Four easy ways to maintain professionalism in a laid-back world.

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The recent political climate got me to thinking about all the inappropriate and ineffective workplace behavior I’ve experienced over the years. While I like to think I’m a modern gal, I’m also very traditional in some ways and think that erring on the side of professional goes a long way, even in the most casual of offices.

Here are a few areas where you might want to check it before you wreck it.

Clothes: Consider your audience. When I was a publishing executive, I invited a young editor to present at a sales conference to bunch of middle-aged male sales reps. I outlined what clothing would be appropriate for the event. She showed up wearing a blazer but as the room warmed up, she took it off to reveal a tank top and a large tribal tattoo on her upper arm. Rightly or not, it pulled focus from her presentation.

Think about the image you want to convey and dress accordingly. Working in a creative environment? By all means, wear jeans, but pair them with shirts and footwear that convey flair and confidence, not your undying devotion to the Grateful Dead. Are you an accountant or attorney? Stick to something that exudes authority and skill. Ironic t-shirts don’t always fit the bill.

Email: While the rules of etiquette have loosened as we’ve moved into a paperless culture, take a nod from traditional correspondence. Start your emails with a greeting and wrap up with a sign off, be it “sincerely” or “best regards.”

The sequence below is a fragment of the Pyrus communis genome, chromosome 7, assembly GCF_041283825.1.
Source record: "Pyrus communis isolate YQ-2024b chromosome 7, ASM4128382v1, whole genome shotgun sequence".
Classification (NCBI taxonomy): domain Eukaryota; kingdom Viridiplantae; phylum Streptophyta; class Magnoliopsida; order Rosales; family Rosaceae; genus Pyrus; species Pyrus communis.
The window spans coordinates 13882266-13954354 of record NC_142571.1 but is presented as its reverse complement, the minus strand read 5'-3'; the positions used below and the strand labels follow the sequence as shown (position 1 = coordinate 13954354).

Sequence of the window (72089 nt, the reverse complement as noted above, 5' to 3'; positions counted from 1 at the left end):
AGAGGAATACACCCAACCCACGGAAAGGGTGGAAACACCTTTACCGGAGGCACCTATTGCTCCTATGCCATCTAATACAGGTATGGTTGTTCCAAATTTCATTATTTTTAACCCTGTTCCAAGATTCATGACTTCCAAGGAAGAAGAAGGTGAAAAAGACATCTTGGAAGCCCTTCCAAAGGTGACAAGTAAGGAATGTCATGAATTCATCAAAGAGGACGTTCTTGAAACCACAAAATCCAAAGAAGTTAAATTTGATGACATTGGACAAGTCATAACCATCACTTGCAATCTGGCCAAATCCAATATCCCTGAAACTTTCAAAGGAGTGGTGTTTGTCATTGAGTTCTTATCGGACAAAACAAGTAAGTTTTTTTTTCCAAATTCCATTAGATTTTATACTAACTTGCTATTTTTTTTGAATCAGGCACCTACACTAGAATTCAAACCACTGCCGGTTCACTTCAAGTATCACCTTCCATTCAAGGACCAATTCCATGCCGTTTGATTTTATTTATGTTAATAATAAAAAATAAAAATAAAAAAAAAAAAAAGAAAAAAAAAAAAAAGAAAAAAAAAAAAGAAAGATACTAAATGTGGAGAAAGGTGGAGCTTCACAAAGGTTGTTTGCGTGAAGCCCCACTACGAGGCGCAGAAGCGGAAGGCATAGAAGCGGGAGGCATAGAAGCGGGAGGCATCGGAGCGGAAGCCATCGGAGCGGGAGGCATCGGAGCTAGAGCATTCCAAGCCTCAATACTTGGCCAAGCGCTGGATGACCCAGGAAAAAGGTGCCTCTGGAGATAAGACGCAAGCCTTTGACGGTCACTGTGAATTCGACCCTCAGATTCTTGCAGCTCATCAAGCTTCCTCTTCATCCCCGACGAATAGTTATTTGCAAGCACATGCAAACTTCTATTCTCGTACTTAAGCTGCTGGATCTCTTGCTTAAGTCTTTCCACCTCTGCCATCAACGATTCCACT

Don’t ever, for the sake of all that’s good and holy, type your emails in all caps. IT LOOKS LIKE YOU’RE YELLING. No one likes to find a digital dress down in their inbox at 9 a.m.

Meetings: In addition to paper correspondence, email has also replaced phone calls and meetings. That’s not always a good thing. Another employee of mine refused to pick up the phone, even though her client was getting more and more agitated about a project. He just wanted to be heard, which I discovered when I called him and talked him off the ledge.

Pick up the phone, set up an in-person meeting, and your professional relationships will solidify and soar.

Personal effects: You may not have an office or cubicle but whatever is on display — including personal photos, posters, artwork, sports banners and political ephemera — has an effect on how your co-workers perceive you. Your cubicle isn’t your teenage bedroom or man cave, so resist the urge to display your bobblehead or PEZ dispenser collection. Cultivate an air of mystery instead and keep your surfaces clean, neat and focused on the job at hand.

Jennifer Worick is a veteran freelancer/contractor, publishing consultant and New York Times bestselling author. Email her at